Anorexia, bulimia, and other types of eating disorders affect millions of Americans. However, many sufferers usually remain undiagnosed because they don’t know it’s a problem or believe they’re “sick” enough – unfortunately, this can lead to fatal consequences.
But what exactly causes someone to develop such extreme dieting behavior and risk their health? Experts suggest that it’s a combination of risk factors ranging from biological to environmental, with some people being more susceptible than others.
Read on to discover the possible causes of anorexia.
The first step to understanding anorexia nervosa and eating disorders is learning what these terms mean. So, what exactly is an eating disorder, and at what point are a person’s food-related habits considered disordered?
Many people have odd eating habits, but the overwhelming preoccupation with one’s body or intense fear of gaining weight is usually what defines an eating disorder. The development of anorexia nervosa can lead to extreme food restriction and low calorie intake, which can have fatal consequences if left untreated.
To put it plainly, the line between irregular food-related habits and an eating disorder is how much it impacts your daily life. If the preoccupation with body weight, food, and eating has gotten in the way of someone’s daily activities or functioning, then it may be time to consider seeking professional treatment.
A person with anorexia usually exhibits a few key behaviors or symptoms, and it’s essential to watch out for them if you suspect that someone you love is suffering. Here’s what you should be aware of:
It’s important to note that not all individuals suffering from an eating disorder will be underweight – they might even have a normal or even above-average weight. The behaviors they exhibit matter infinitely more than their weight or appearance.
We know that the symptoms of anorexia nervosa can include extremely low body weight, restricting food intake, and obsessive calorie counting – but what causes a person to develop these behaviors in the first place?
The answer is that it’s a combination of several factors, from internal, biological considerations to a person’s relationship with their friends, family, and the larger community.
No one thing causes anorexia nervosa, and the trigger can be different for everyone. Here are some ways an individual may be predisposed to developing an eating disorder and other related mental health conditions.
Sometimes, individuals develop eating disorders because of a genetic proclivity. It can run in a person’s family or be rooted in their individual brain chemistry. It’s also possible they simply have the right mix of traits/attitudes that increase their overall anxiety about their bodies.
Up until fairly recently, anorexia nervosa was considered a psychosocial problem, meaning that scientists and academics believed it was caused primarily by external factors. However, studies have determined a genetic cause.
Specifically, individuals with a family member or close relative who suffers from eating disorders are more likely to develop one themselves. Numerous studies have also shown that shared eating disorders are more common between identical twins than fraternal twins or non-twin siblings.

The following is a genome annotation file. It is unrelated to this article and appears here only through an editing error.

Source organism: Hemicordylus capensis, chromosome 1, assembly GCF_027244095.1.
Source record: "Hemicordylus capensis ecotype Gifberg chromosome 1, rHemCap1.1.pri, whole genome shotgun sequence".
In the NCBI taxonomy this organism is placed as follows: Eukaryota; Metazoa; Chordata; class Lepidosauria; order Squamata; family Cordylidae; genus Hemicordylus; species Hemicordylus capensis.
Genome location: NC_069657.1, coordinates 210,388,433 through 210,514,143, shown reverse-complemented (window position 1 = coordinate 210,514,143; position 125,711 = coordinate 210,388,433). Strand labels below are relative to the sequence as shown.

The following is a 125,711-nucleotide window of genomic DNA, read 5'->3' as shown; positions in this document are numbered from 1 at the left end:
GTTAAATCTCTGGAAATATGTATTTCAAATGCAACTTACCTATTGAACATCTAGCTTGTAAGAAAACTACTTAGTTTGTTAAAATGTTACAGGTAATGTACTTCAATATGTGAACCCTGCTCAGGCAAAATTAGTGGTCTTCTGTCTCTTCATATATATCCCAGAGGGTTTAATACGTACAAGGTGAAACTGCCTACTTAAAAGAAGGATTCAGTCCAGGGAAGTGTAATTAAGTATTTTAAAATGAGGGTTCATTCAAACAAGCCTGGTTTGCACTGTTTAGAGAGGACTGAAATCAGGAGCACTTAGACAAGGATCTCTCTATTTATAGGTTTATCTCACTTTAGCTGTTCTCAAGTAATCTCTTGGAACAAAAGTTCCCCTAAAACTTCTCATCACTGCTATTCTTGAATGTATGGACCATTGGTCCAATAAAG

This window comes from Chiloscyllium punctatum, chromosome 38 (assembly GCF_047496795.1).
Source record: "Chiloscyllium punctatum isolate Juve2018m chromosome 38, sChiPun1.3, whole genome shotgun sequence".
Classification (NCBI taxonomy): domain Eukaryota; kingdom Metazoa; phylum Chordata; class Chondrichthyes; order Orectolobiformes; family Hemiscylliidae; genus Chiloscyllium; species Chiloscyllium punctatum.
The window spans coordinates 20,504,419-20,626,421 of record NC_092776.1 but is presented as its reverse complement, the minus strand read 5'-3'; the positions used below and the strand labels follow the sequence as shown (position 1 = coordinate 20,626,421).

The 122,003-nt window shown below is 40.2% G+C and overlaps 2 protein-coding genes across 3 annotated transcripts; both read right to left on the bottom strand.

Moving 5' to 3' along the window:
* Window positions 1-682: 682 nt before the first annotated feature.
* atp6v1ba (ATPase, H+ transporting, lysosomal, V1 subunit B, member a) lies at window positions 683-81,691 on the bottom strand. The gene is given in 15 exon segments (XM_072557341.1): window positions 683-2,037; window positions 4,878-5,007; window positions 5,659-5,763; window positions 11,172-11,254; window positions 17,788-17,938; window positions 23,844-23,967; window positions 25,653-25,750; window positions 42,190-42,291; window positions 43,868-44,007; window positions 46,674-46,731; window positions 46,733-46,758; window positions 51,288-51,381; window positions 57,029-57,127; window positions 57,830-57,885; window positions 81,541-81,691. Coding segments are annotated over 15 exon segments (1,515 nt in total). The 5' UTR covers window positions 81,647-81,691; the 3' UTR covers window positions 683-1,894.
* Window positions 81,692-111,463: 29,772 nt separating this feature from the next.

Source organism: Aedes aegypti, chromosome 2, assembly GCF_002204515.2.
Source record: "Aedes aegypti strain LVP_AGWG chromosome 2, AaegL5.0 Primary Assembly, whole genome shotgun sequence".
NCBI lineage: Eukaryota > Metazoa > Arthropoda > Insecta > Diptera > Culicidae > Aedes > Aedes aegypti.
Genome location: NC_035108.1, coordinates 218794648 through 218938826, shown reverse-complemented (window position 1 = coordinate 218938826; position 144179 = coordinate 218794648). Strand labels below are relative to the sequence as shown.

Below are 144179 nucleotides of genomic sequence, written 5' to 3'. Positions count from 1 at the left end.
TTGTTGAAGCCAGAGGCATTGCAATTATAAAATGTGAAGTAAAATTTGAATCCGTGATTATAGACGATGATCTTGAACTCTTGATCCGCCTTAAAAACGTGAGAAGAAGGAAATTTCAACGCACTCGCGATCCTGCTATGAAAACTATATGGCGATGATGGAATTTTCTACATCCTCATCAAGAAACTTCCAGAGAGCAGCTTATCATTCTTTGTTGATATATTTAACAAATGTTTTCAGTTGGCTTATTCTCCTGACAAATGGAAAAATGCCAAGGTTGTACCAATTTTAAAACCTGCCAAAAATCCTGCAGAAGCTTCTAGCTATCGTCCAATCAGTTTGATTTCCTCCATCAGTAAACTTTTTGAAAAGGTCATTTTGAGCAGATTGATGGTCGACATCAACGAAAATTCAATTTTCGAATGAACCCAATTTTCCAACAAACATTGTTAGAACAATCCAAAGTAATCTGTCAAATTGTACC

Our hormones shape how we experience our lives and the rest of the world, so it’s no surprise that they can also be a contributing factor in developing an eating disorder. After all, the hormones our body produces can determine everything from our appetite, growth, mood, stress, and even ability to fall asleep.
Research suggests that people with eating disorders like anorexia nervosa or bulimia nervosa may be experiencing a hormonal imbalance of some kind. The likely culprits are cortisol and serotonin, the hormones that influence stress and mood respectively.
People with anorexia tend to follow certain behavioral patterns or demonstrate certain personality traits that are commonly linked to eating disorders. Here are some of the characteristics associated with extreme dieting in adults and children:
Generally speaking, people with anorexia have usually undergone some sort of traumatic event they’re unable to cope with, leading to the development of food or weight-related problems. It can be said that eating disorders are a stress response to external stimuli such as treatment by others and societal expectations.
Many people have issues with their bodies and the way they look, but these problems can be exacerbated by societal pressures to be “thin and beautiful”.
Popular media tends to vilify being fat, whether passively through offhand comments or actively through fat-shaming. Women, teens, and trans people are particularly susceptible to this kind of pressure, but that doesn’t mean men don’t feel it too.
Here are a few of the ways societal pressure can contribute to decreased food intake and anorexia:
An individual is shaped by their experiences: from their home life to school to their interactions with their peers. Here are a few ways that childhood experiences and interpersonal exchanges can encourage an eating disorder:
If you or someone you care about is showing signs of anorexia or another type of eating disorder, it’s important that you seek treatment immediately. However, the reality is that the person in question may not always be ready, and it’s important to give them enough time and ensure that they want to change.
When you or your loved one is ready, get in touch today so we can help you plan a treatment strategy that has complete recovery in mind.